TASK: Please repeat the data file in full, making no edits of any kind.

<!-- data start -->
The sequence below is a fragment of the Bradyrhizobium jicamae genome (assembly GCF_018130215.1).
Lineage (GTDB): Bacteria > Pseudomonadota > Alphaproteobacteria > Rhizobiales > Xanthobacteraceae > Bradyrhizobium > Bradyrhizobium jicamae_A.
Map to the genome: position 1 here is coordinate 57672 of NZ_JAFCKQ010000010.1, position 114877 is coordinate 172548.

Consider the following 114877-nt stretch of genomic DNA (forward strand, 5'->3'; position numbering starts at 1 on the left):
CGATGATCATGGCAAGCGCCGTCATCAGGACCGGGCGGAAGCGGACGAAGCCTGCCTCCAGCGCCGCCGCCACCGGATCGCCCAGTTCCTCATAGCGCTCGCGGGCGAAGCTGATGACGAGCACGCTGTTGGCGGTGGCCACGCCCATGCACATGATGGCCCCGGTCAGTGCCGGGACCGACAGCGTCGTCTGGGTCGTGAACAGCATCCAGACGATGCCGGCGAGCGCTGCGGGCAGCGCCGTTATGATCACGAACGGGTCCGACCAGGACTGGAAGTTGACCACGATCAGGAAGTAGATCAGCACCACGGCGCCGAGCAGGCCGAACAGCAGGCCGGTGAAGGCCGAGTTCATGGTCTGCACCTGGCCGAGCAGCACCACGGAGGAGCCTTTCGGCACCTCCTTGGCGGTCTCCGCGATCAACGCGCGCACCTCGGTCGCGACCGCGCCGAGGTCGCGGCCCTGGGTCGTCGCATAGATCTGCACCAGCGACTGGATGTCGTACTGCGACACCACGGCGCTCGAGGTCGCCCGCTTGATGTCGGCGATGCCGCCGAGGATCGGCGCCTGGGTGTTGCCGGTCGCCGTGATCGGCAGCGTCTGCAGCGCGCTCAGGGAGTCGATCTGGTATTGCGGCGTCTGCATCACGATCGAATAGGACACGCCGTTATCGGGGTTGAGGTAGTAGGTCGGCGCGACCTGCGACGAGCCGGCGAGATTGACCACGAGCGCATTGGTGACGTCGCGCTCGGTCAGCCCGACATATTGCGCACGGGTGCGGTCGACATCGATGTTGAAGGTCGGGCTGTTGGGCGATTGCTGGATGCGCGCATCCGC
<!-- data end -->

The sequence below is a fragment of the Bradyrhizobium jicamae genome (assembly GCF_018130215.1).
Lineage (GTDB): Bacteria > Pseudomonadota > Alphaproteobacteria > Rhizobiales > Xanthobacteraceae > Bradyrhizobium > Bradyrhizobium jicamae_A.
Map to the genome: position 1 here is coordinate 57672 of NZ_JAFCKQ010000010.1, position 114877 is coordinate 172548.

Consider the following 114877-nt stretch of genomic DNA (forward strand, 5'->3'; position numbering starts at 1 on the left):
CGATGATCATGGCAAGCGCCGTCATCAGGACCGGGCGGAAGCGGACGAAGCCTGCCTCCAGCGCCGCCGCCACCGGATCGCCCAGTTCCTCATAGCGCTCGCGGGCGAAGCTGATGACGAGCACGCTGTTGGCGGTGGCCACGCCCATGCACATGATGGCCCCGGTCAGTGCCGGGACCGACAGCGTCGTCTGGGTCGTGAACAGCATCCAGACGATGCCGGCGAGCGCTGCGGGCAGCGCCGTTATGATCACGAACGGGTCCGACCAGGACTGGAAGTTGACCACGATCAGGAAGTAGATCAGCACCACGGCGCCGAGCAGGCCGAACAGCAGGCCGGTGAAGGCCGAGTTCATGGTCTGCACCTGGCCGAGCAGCACCACGGAGGAGCCTTTCGGCACCTCCTTGGCGGTCTCCGCGATCAACGCGCGCACCTCGGTCGCGACCGCGCCGAGGTCGCGGCCCTGGGTCGTCGCATAGATCTGCACCAGCGACTGGATGTCGTACTGCGACACCACGGCGCTCGAGGTCGCCCGCTTGATGTCGGCGATGCCGCCGAGGATCGGCGCCTGGGTGTTGCCGGTCGCCGTGATCGGCAGCGTCTGCAGCGCGCTCAGGGAGTCGATCTGGTATTGCGGCGTCTGCATCACGATCGAATAGGACACGCCGTTATCGGGGTTGAGGTAGTAGGTCGGCGCGACCTGCGACGAGCCGGCGAGATTGACCACGAGCGCATTGGTGACGTCGCGCTCGGTCAGCCCGACATATTGCGCACGGGTGCGGTCGACATCGATGTTGAAGGTCGGGCTGTTGGGCGATTGCTGGATGCGCGCATCCGC